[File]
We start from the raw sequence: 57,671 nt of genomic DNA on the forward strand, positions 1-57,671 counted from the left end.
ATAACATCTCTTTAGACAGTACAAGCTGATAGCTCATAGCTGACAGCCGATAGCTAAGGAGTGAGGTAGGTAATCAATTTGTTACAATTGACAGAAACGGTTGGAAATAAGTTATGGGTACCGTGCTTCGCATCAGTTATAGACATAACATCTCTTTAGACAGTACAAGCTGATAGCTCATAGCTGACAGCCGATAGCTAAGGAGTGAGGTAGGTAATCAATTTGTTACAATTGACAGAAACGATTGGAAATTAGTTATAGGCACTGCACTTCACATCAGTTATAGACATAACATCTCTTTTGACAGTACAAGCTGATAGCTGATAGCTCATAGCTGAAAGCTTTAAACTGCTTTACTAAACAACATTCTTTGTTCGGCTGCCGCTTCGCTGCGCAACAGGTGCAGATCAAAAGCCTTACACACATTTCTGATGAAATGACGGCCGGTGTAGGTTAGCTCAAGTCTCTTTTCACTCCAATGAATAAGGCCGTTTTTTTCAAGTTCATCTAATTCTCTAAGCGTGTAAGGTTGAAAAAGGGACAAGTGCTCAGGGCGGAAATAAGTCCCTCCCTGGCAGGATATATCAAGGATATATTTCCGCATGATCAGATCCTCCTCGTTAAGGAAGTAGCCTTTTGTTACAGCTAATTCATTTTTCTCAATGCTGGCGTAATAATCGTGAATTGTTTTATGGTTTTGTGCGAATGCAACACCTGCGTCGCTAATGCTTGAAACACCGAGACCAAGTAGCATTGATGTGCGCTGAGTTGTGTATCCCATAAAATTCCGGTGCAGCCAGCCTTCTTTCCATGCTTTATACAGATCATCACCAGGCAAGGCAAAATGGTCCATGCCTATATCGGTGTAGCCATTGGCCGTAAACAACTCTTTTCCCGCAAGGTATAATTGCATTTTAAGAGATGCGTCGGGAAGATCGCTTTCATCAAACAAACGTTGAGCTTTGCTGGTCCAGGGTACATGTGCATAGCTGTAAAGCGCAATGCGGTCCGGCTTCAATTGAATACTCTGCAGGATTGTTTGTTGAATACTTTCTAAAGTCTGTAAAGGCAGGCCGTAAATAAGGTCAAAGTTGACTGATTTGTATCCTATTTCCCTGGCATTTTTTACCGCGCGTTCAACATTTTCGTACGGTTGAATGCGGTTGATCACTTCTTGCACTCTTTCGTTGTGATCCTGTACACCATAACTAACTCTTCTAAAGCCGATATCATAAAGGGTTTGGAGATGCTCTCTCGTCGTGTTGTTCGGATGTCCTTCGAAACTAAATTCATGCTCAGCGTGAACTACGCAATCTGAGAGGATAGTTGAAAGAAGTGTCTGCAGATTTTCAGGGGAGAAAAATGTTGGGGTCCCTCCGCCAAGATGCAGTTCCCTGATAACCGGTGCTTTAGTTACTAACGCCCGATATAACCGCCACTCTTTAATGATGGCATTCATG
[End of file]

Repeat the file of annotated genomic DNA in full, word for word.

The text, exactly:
We start from the raw sequence: 57,671 nt of genomic DNA on the forward strand, positions 1-57,671 counted from the left end.
ATAACATCTCTTTAGACAGTACAAGCTGATAGCTCATAGCTGACAGCCGATAGCTAAGGAGTGAGGTAGGTAATCAATTTGTTACAATTGACAGAAACGGTTGGAAATAAGTTATGGGTACCGTGCTTCGCATCAGTTATAGACATAACATCTCTTTAGACAGTACAAGCTGATAGCTCATAGCTGACAGCCGATAGCTAAGGAGTGAGGTAGGTAATCAATTTGTTACAATTGACAGAAACGATTGGAAATTAGTTATAGGCACTGCACTTCACATCAGTTATAGACATAACATCTCTTTTGACAGTACAAGCTGATAGCTGATAGCTCATAGCTGAAAGCTTTAAACTGCTTTACTAAACAACATTCTTTGTTCGGCTGCCGCTTCGCTGCGCAACAGGTGCAGATCAAAAGCCTTACACACATTTCTGATGAAATGACGGCCGGTGTAGGTTAGCTCAAGTCTCTTTTCACTCCAATGAATAAGGCCGTTTTTTTCAAGTTCATCTAATTCTCTAAGCGTGTAAGGTTGAAAAAGGGACAAGTGCTCAGGGCGGAAATAAGTCCCTCCCTGGCAGGATATATCAAGGATATATTTCCGCATGATCAGATCCTCCTCGTTAAGGAAGTAGCCTTTTGTTACAGCTAATTCATTTTTCTCAATGCTGGCGTAATAATCGTGAATTGTTTTATGGTTTTGTGCGAATGCAACACCTGCGTCGCTAATGCTTGAAACACCGAGACCAAGTAGCATTGATGTGCGCTGAGTTGTGTATCCCATAAAATTCCGGTGCAGCCAGCCTTCTTTCCATGCTTTATACAGATCATCACCAGGCAAGGCAAAATGGTCCATGCCTATATCGGTGTAGCCATTGGCCGTAAACAACTCTTTTCCCGCAAGGTATAATTGCATTTTAAGAGATGCGTCGGGAAGATCGCTTTCATCAAACAAACGTTGAGCTTTGCTGGTCCAGGGTACATGTGCATAGCTGTAAAGCGCAATGCGGTCCGGCTTCAATTGAATACTCTGCAGGATTGTTTGTTGAATACTTTCTAAAGTCTGTAAAGGCAGGCCGTAAATAAGGTCAAAGTTGACTGATTTGTATCCTATTTCCCTGGCATTTTTTACCGCGCGTTCAACATTTTCGTACGGTTGAATGCGGTTGATCACTTCTTGCACTCTTTCGTTGTGATCCTGTACACCATAACTAACTCTTCTAAAGCCGATATCATAAAGGGTTTGGAGATGCTCTCTCGTCGTGTTGTTCGGATGTCCTTCGAAACTAAATTCATGCTCAGCGTGAACTACGCAATCTGAGAGGATAGTTGAAAGAAGTGTCTGCAGATTTTCAGGGGAGAAAAATGTTGGGGTCCCTCCGCCAAGATGCAGTTCCCTGATAACCGGTGCTTTAGTTACTAACGCCCGATATAACCGCCACTCTTTAATGATGGCATTCATG